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NFS, password transparency, and security

I have a situation where my superiors are leaning heavily on me to make
life more convenient for them by having total availability of data from
a group of machines.  They basically want to log into any one machine
within this group with the same password, and be able to access any
disks they choose from any pariticular machine (within this group).

What makes me nervous is that is that I have little to no control over
the network.  The particular setup at our university is that every
single ethernet drop has a unique and world accessible IP (most of this
is done with DHCP, so most change, but the machines that have purposes,
like the afformentioned group - don't).  These machines also share
subnets with machines I don't control, which makes using non-encrypted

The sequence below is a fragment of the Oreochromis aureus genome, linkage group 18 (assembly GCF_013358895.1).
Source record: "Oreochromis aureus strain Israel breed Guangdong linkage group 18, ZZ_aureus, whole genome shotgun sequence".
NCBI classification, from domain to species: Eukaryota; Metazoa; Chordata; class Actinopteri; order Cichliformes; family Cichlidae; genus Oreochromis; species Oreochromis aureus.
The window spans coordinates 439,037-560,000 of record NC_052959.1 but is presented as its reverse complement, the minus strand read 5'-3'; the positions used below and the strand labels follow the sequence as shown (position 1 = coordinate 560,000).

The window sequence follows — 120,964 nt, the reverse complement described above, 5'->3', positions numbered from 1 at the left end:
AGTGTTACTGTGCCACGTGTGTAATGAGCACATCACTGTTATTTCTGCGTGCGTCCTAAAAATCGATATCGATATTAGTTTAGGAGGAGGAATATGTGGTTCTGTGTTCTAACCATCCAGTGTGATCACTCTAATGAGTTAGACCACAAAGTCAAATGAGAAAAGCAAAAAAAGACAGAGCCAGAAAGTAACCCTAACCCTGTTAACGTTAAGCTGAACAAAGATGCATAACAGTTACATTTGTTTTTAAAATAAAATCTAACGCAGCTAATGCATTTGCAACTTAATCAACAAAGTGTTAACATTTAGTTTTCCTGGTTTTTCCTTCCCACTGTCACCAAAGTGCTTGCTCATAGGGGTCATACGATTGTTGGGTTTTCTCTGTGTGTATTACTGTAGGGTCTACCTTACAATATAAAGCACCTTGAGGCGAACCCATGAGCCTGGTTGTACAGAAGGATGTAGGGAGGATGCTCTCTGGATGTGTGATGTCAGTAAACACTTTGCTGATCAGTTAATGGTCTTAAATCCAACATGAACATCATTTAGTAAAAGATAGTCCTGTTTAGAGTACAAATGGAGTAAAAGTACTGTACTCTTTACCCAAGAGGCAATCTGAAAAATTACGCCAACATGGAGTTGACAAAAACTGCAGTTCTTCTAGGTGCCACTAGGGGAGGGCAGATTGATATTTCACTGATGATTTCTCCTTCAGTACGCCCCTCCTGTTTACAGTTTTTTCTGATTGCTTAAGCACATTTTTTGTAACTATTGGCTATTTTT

authentication even more dangerous than usual - it is a switched
network, but that doesn't protect against much at all.  The best I can
do to keep these machines from being affected from the world is to have
iptables firewalls set up on each of them, basically denying everything
including pings from outside specified subnets.  This is a less than
desirable solution, not to mention the scalability issues inherent with
every single machine having its own set of firewall rules.

What I am curious to know what is the best way possible to implement
what they want and to do so as securely as possible.  I work for several
University astronomers who basically want something like what they're
used to at other places: a pure sun shop, running NIS and NFS.  While
I'm aware that this can be done just as easily with Linux, I am going to
assume that many places who run NIS/NFS do so inside a strictly internal
network, not on several Machines that have external IPs to themselves on
subnets shared by student lab machines and other untrusted nodes.

What I have done so far is just have a few users's home directories
mounted over NFS on a central machine, making sure that they have the
same UIDs across the board.  I am rapidly realizing that this solution
does not scale well, plus it does not provide a full solution.

I apologize in advance for any rambling or over-generalizations.  Please
add any advice or corrections you may have.


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